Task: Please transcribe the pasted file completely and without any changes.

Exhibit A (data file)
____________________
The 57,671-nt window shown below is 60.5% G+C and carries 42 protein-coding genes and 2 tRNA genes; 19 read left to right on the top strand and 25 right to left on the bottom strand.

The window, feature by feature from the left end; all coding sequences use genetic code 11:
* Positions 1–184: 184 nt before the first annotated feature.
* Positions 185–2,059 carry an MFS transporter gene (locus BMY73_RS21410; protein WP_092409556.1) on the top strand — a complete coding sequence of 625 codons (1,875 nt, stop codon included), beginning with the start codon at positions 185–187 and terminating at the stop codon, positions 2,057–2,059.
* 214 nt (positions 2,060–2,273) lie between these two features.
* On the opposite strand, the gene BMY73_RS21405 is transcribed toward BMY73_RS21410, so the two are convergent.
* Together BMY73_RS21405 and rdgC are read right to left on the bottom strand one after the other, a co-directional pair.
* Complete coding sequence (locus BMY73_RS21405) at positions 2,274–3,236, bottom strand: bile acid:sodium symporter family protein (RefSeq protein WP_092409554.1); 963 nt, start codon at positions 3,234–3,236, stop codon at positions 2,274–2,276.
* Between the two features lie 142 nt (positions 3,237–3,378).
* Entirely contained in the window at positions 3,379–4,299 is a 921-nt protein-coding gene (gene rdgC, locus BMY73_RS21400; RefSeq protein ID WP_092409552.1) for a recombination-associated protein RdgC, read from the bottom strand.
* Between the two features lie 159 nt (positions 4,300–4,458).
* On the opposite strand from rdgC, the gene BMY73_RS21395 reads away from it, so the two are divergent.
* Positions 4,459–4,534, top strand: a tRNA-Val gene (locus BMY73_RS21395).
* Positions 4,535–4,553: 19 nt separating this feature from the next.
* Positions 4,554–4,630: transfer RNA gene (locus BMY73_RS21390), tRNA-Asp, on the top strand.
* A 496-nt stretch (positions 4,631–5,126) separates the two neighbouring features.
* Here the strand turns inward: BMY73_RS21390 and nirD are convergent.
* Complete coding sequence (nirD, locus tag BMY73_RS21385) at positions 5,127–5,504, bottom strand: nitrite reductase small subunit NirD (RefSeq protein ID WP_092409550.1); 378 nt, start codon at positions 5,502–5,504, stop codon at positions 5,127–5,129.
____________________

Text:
The 57,671-nt window shown below is 60.5% G+C and carries 42 protein-coding genes and 2 tRNA genes; 19 read left to right on the top strand and 25 right to left on the bottom strand.

The window, feature by feature from the left end; all coding sequences use genetic code 11:
* Positions 1–184: 184 nt before the first annotated feature.
* Positions 185–2,059 carry an MFS transporter gene (locus BMY73_RS21410; protein WP_092409556.1) on the top strand — a complete coding sequence of 625 codons (1,875 nt, stop codon included), beginning with the start codon at positions 185–187 and terminating at the stop codon, positions 2,057–2,059.
* 214 nt (positions 2,060–2,273) lie between these two features.
* On the opposite strand, the gene BMY73_RS21405 is transcribed toward BMY73_RS21410, so the two are convergent.
* Together BMY73_RS21405 and rdgC are read right to left on the bottom strand one after the other, a co-directional pair.
* Complete coding sequence (locus BMY73_RS21405) at positions 2,274–3,236, bottom strand: bile acid:sodium symporter family protein (RefSeq protein WP_092409554.1); 963 nt, start codon at positions 3,234–3,236, stop codon at positions 2,274–2,276.
* Between the two features lie 142 nt (positions 3,237–3,378).
* Entirely contained in the window at positions 3,379–4,299 is a 921-nt protein-coding gene (gene rdgC, locus BMY73_RS21400; RefSeq protein ID WP_092409552.1) for a recombination-associated protein RdgC, read from the bottom strand.
* Between the two features lie 159 nt (positions 4,300–4,458).
* On the opposite strand from rdgC, the gene BMY73_RS21395 reads away from it, so the two are divergent.
* Positions 4,459–4,534, top strand: a tRNA-Val gene (locus BMY73_RS21395).
* Positions 4,535–4,553: 19 nt separating this feature from the next.
* Positions 4,554–4,630: transfer RNA gene (locus BMY73_RS21390), tRNA-Asp, on the top strand.
* A 496-nt stretch (positions 4,631–5,126) separates the two neighbouring features.
* Here the strand turns inward: BMY73_RS21390 and nirD are convergent.
* Complete coding sequence (nirD, locus tag BMY73_RS21385) at positions 5,127–5,504, bottom strand: nitrite reductase small subunit NirD (RefSeq protein ID WP_092409550.1); 378 nt, start codon at positions 5,502–5,504, stop codon at positions 5,127–5,129.